My name is Rebecca Vincent. I attend Gunn High School and am interning at Picarro for the summer. I had the opportunity to visit the NASA Ames Research Center with several colleagues, Yoonah Danskin, Melissa Palmer, and Gloria Jacobson to watch the launch of the Alpha Jet on this-year’s GOSAT calibration mission.
Back to the Greenhouse Gas Future: A Conversation with Jim Butler, Director of NOAA’s Global Monitoring DivisionJune 17, 2012 - 2:38pm — Gloria Jacobson
According to their website, the Global Monitoring Division of the National Oceanic and Atmospheric Administration’s Earth System Research Laboratory (NOAA/ESRL/GMD) “conducts sustained observations and research related to source and sink strengths, trends, and global distributions of atmospheric constituents that are capable of forcing change in the climate of Earth through modification of the atmospheric radiative environment, those that may cause depletion of the global ozone layer, and those that affect baseline air quality."June 14, 2012 - 12:00am — Kristen Stanton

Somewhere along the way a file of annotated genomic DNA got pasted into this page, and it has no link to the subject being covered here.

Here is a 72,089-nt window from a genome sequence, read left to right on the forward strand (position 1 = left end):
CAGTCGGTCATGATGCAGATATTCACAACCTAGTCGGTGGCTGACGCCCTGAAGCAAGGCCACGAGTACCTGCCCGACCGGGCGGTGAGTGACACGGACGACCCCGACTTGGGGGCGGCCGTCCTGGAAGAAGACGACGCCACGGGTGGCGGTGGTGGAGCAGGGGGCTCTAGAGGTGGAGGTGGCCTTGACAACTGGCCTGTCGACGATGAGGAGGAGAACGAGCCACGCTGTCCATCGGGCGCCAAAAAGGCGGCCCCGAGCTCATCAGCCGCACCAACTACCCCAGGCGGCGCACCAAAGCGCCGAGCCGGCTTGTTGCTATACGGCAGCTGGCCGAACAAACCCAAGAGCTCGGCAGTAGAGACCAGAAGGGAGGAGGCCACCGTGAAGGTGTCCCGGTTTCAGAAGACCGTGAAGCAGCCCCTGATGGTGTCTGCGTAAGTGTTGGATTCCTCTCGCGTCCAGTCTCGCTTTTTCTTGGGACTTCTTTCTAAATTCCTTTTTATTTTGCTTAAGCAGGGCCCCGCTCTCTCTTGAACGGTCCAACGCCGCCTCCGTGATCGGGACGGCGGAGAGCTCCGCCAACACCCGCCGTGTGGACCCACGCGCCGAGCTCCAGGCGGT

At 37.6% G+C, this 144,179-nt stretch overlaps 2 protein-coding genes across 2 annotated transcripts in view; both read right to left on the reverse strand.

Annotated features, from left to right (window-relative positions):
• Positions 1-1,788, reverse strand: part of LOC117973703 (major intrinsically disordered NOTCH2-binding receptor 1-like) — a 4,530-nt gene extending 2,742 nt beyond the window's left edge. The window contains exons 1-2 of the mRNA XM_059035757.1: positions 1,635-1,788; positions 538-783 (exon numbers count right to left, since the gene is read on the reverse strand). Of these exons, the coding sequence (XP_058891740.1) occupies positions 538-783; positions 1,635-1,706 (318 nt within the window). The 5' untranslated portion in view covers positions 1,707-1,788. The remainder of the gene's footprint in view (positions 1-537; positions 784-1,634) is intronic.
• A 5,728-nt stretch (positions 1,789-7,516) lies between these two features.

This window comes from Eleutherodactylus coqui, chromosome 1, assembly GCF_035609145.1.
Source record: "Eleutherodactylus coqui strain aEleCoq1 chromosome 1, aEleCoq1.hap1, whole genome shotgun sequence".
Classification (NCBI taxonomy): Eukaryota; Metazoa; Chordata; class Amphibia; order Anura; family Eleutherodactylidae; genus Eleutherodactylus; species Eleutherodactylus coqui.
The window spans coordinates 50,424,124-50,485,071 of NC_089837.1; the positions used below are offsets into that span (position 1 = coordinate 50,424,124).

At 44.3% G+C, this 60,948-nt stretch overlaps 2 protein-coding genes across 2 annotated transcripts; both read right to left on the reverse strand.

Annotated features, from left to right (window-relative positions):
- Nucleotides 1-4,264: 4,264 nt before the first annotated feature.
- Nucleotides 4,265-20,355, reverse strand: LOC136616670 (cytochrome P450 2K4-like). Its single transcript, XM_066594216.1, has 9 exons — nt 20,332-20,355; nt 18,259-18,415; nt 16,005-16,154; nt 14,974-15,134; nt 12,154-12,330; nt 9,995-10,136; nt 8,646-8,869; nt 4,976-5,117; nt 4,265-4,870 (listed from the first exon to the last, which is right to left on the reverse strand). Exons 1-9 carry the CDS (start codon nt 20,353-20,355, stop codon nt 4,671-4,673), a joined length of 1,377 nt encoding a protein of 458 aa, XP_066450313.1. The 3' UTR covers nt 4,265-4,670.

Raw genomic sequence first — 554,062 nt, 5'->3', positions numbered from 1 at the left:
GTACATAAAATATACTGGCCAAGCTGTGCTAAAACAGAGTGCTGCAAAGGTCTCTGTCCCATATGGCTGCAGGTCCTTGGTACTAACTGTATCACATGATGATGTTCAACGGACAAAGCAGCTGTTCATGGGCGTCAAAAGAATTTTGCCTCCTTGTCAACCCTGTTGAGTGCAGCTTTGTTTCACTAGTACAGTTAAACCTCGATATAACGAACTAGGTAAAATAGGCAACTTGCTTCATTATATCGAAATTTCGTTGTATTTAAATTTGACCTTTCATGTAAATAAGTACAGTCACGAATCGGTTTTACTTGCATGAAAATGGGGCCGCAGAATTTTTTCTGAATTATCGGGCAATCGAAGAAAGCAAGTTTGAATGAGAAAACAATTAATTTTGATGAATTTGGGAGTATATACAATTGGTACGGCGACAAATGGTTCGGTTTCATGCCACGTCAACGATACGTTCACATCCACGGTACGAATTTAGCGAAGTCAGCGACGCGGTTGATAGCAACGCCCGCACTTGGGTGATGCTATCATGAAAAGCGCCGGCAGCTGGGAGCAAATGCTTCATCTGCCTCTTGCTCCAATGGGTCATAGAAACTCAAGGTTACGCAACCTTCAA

Part science documentary, part humanitarian expose´ and part adventure flick, “Glacial Balance” profiles the work of ice core expert Dr. Lonnie Thompson and the plight of local people who are dependent on the Andean glaciers.June 14, 2012 - 12:00am — Michael Woelk
Natural gas will not live up to its promise without the vital support of a society focused on transparency.
One mustn’t look too far to find a story about natural gas production - whether from the perspective that it will transform the global economy or drive the climate past the point of no return. Whether you’re for gas or against it, the only chance we have to make clearheaded decisions about the issue is through credible measurements and complete transparency.June 13, 2012 - 7:58pm — Aaron Van Pelt